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Understand the discrimination faced by black and minority people, support, gain information and take action. You can't be an Ally unless you understand the problem.

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Celebrating the 75th Anniversary of Windrush: Honouring the Legacy and Impact

This year marks the momentous 75th anniversary of the arrival of the HMT Empire Windrush to the shores of the United Kingdom. The Windrush generation, consisting of thousands of individuals from the Caribbean, made significant contributions to post-war Britain. Today, I have the privilege of celebrating this milestone, as both my grandmother and mother were part of this remarkable chapter in history. Their journey from Trinidad to the UK not only shaped their lives but also paved the way for my own existence.

The Windrush Generation: Triumph in the Face of Adversity:

In the aftermath of World War II, Britain faced a shortage of labour and sought to rebuild the nation. The British government invited individuals from Commonwealth countries to fill the gaps in various sectors. This initiative led to the arrival of the HMT Empire Windrush in 1948, carrying the first wave of Caribbean immigrants who became known as the Windrush generation.

The Journey of My Family:

My grandmother and mother embarked on their own transformative journey, leaving behind the familiarity of Trinidad for an uncertain future in the UK. They possessed an unwavering determination to seek opportunities, build better lives, and contribute to their new home.

The Impact on My Life:

As I reflect upon the 75th anniversary of Windrush, I am filled with immense gratitude. The sacrifices and resilience of my grandmother and mother have directly shaped my life. It is because of their bravery and vision that I exist today. Their experiences instilled in me a deep appreciation for my heritage and the importance of preserving the legacy of the Windrush generation.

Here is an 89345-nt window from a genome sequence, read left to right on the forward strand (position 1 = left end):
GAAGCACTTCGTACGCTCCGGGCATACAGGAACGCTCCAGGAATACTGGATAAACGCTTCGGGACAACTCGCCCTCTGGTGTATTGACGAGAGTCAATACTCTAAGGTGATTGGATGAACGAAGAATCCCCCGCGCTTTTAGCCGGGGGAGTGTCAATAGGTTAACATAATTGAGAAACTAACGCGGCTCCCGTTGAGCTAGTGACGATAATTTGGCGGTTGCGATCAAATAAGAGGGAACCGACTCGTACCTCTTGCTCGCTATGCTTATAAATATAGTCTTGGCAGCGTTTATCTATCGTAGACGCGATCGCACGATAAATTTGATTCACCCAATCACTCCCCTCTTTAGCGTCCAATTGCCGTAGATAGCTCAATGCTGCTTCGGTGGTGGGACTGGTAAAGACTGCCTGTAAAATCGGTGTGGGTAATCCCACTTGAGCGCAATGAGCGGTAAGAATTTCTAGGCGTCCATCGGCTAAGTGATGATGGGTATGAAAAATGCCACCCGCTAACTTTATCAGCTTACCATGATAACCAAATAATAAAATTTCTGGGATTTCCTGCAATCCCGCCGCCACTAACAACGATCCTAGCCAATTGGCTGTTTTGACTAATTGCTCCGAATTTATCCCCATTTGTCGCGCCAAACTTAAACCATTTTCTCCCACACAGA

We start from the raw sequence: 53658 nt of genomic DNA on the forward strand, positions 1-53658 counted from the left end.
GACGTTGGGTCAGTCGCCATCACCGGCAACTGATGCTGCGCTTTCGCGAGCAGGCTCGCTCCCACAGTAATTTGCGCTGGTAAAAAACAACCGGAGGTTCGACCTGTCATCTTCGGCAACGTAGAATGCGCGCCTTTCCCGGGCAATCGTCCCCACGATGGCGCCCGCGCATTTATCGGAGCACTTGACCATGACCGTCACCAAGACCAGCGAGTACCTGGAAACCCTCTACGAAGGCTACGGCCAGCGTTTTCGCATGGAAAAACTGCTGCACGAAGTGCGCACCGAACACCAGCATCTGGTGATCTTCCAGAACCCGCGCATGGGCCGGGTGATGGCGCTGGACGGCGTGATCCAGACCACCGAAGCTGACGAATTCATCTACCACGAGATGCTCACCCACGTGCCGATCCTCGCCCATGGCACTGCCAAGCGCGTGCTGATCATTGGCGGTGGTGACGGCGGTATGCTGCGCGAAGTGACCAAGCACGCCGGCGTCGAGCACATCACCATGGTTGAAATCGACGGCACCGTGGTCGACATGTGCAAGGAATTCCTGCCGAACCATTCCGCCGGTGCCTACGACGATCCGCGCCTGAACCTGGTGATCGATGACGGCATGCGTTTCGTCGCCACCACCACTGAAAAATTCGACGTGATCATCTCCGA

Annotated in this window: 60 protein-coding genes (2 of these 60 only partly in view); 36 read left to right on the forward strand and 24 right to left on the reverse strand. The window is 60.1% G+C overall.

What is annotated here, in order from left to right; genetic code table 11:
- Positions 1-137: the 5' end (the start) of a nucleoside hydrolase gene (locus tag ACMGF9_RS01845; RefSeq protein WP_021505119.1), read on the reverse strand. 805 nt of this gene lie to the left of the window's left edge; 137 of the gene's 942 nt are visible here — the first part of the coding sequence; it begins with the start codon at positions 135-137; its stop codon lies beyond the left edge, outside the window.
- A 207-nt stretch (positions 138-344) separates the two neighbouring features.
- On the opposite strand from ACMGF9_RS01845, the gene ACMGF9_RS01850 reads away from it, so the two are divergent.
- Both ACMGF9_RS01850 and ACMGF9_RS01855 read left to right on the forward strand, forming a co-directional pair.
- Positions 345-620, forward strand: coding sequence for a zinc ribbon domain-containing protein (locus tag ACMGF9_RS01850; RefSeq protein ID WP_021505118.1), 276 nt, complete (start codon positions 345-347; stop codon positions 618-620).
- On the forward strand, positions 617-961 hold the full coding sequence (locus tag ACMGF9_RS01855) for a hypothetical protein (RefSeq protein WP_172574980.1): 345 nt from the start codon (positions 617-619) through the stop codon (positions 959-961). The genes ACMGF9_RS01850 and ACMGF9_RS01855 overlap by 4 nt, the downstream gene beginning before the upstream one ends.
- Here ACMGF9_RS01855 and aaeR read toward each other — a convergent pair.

The Cultural Enrichment:

The Windrush generation brought with them vibrant cultures, traditions, and a rich tapestry of Caribbean influence. They contributed immensely to the fields of arts, music, literature, and sports, enriching the cultural landscape of Britain. Their legacy continues to be celebrated through Caribbean carnivals, festivals, and the preservation of cultural traditions that have become integral parts of British society.

The Fight for Justice:

In recent years, the Windrush scandal exposed the injustices faced by the descendants of the Windrush generation. Many individuals were wrongfully detained, denied access to healthcare, or even threatened with deportation despite their rightful citizenship. The anniversary serves as a reminder of the ongoing battle for justice and the importance of rectifying the harms caused by systemic failures.